One of the tenents of traditional foods is to eat local as much as possible so you can know your farmer and know the quality of the food you are consuming. Here in Asheville there’s a bumper sticker we see on many cars that says “Eat Local: Thousands of Miles Fresher” and that is so true. My produce hasn’t been picked unripe, held in storage then gassed to induce ripening while it is trucked half-way across the US, or even half-way across the world. WHY do the supermarkets sell apples from China in the Fall when we’re eyeball deep in the rich, apple producing Appalachians?
Children’s Health and School Lunches
Growing up, we had a garden at our elementary school- one of my youngest memories is feeding the school’s chickens. I can’t recall knowing any children who had Type II diabeties as a child, and I can’t recall many overweight or obese children. Our cafeteria was an actual kitchen where they cooked meals. I have a memory of being shocked at how BIG the mixers seemed when I went into the cafeteria one day to see my grandmother who worked there- in my memory, the mixer was as tall as I was. They were mixing the dough for the rolls that would be served at lunch.
Twenty-eight million children eat at least one meal at school each day. Today, 30% of children are overweight or obese and children born today have a lower life expectancy than their parents. We are seeing historic highs of children with diet-induced health problems that are expensive to treat or control. Most people understand that nutrition is important for adults in disease prevention. Why doesn’t common sense cause this to extend to our children, whose habits are being formed? Why does up to two-thirds of the food our children eat resemble fast food?
Lunch: What are Kids Munching On? by Avis Richards addresses this issue. According to the movie, the Department of Defense provides every public school in the nation with a budget for fresh fruits and vegetables, but their contract distributors want $56 a case for fresh apples from who knows where. However, the local school district could get a case of apples from within their own state for $6. The difference? 50,000 more apples for hungry kids who need good nutrition, less waste from transportation and a higher chance that the food will be more nutritious since it is fresher.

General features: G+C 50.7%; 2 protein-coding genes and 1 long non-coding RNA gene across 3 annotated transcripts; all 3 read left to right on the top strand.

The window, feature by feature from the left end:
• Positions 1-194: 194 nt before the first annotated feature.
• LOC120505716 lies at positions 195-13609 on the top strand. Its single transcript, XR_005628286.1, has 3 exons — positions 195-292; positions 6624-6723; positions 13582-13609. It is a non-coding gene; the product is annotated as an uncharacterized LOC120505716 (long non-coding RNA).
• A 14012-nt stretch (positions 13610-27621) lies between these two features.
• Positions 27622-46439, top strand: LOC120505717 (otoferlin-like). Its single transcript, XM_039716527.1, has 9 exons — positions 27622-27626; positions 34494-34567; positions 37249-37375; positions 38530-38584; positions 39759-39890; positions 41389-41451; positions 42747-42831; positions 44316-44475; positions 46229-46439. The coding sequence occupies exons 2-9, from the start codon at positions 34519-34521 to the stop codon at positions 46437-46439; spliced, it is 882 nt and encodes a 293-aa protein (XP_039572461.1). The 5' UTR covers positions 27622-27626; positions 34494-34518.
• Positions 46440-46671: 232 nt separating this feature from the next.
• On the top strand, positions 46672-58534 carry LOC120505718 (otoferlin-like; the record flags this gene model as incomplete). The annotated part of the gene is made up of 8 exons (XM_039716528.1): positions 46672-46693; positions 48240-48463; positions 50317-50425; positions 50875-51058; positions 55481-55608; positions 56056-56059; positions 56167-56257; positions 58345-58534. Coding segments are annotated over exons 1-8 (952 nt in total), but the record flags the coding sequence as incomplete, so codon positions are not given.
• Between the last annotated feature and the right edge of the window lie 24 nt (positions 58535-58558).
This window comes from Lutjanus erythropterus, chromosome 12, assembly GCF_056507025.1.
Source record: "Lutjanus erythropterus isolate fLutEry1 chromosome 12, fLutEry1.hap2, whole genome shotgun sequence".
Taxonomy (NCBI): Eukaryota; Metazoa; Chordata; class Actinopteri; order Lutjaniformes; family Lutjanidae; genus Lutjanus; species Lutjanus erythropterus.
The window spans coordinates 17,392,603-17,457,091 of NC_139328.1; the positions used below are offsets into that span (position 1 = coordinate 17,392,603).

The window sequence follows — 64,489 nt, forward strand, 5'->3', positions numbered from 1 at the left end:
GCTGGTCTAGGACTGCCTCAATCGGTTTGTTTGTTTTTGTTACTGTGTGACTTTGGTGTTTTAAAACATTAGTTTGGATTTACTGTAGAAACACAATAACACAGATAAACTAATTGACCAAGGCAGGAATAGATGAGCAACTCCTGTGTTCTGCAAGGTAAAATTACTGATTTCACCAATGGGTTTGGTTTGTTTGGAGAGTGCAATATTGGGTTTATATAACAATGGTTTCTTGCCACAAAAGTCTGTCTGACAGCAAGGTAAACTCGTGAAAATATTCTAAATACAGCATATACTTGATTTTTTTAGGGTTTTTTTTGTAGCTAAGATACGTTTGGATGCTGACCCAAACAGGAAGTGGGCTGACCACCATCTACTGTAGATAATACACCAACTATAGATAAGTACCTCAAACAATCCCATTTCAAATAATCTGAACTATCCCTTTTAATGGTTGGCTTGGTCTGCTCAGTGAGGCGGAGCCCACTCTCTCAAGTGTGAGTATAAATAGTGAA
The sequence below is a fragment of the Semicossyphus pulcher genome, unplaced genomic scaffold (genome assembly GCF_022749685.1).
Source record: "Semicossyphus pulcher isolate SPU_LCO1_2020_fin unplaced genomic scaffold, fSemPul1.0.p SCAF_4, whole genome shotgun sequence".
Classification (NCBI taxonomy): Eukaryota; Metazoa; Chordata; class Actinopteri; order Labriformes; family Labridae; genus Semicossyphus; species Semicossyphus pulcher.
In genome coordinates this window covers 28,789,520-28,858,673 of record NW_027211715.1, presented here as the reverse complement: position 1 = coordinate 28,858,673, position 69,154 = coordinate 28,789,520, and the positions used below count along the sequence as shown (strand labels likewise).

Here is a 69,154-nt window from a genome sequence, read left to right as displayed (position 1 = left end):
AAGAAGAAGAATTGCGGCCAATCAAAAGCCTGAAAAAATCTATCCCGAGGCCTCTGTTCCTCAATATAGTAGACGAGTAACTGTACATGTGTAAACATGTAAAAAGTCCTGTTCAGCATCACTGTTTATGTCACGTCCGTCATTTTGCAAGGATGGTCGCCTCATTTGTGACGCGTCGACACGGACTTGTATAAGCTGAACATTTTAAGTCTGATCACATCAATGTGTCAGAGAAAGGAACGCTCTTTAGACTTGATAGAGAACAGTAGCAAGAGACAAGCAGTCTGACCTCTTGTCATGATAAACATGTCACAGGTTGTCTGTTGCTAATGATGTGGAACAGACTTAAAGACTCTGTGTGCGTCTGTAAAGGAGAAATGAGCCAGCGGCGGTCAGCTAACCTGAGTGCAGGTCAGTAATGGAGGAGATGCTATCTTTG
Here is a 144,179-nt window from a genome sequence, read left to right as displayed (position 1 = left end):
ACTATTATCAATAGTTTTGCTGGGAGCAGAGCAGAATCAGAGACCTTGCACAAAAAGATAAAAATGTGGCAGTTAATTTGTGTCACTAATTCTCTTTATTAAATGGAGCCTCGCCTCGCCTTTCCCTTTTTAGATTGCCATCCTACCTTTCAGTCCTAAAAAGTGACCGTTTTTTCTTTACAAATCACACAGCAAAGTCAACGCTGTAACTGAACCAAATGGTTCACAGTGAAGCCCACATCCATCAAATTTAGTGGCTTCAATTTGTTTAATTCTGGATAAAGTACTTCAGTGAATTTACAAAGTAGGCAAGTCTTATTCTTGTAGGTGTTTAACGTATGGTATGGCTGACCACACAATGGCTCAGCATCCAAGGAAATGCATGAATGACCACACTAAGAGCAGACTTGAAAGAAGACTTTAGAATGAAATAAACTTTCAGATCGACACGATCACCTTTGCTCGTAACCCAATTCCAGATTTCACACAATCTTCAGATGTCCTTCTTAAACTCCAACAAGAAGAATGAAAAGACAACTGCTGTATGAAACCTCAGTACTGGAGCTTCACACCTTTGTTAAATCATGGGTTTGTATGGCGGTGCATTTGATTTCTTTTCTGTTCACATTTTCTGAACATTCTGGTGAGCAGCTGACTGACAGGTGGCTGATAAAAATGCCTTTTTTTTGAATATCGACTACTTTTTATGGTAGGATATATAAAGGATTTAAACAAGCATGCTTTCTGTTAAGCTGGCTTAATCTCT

Most schools only have $2 per child per meal, and the program isn’t serving children well because the focus is on cheap instead of healthy. In addition, school officials are afraid to attempt healthy food for fear the children reject it and go hungry. EVERY child deserves solid nutrition and a healthy attitude about food. However, because the school lunch programs are linked with the USDA commodity programs and most schools have eliminated their kitchens, our children are being done a disservice by being fed corn and soy-based, processed commodity foods chosen based on who offers the lowest price- the nutrition is largely regarded as irrelevant.
In Baltimore, they are trying to combat the problem through education. Baltimore City Schools has its own farm where they interplant and practice good stewardship to grow food for their school kitchens. The children get to visit and learn about farming, crops and animals on their field trips and have classroom lessons that reinforce and expand the information. The excess produce is sold to help fund the needs of the farm. While it doesn’t cover all of the food used at the school, it teaches the children health and nutrition and encourages the children to try foods they might have never been exposed to before. The kids get to learn where their food comes from and how the food web is inter-connected. The sad fact is that most children think food comes from a grocery store, not a farm.
Until our nation gets behind local, sustainable, quality food for our children’s lunches, obesity, diabeties, cancer and a whole host of other ills will continue. The time to reach people about their eating habits is while they’re young. Once they are into their teens, it is so hard to get them to change their eating habits. Most people who change as adults do so because they have to, not because they’re self-motivated to improve themselves.
Now inner-city schools are putting gardens on their rooftops and purchasing plots of land in order to be able to have gardens for their children. All children deserve quality food and a quality education about where their food comes from.
How To Get There
Nothing about how children are fed will change without parental involvement. Demanding school gardens coupled with local, quality, fresh produce starts with the parents. School officials aren’t going to change without an army of parents insisting that ALL children deserve better.
I fully realize that schools are unlikely to adopt a Weston A Price-style diet. However, ANY steps away from nasty pizza and processed nuggets and towards fruits and vegetables should be applauded and strongly encouraged. Weston Price changed children’s dental health with just one high quality meal per day. Moving towards quality and nutrition over price as the leading decision-maker would do our children a world of good in their health and in setting up life-long habits so nutrient-dense foods will be an interest before a health crisis arises. Recruiting children into the eat local movement will reap benefits far beyond their school years for both their own health and the life of the community. The more local businesses and farms people support, the better the economy for the area.
You can order the movie at this link. If you are struggling to explain your views about school food to others, this short film is excellent. It’s only about thirty minutes long and it’s a nominal cost to help support a group working to change our children’s diets.
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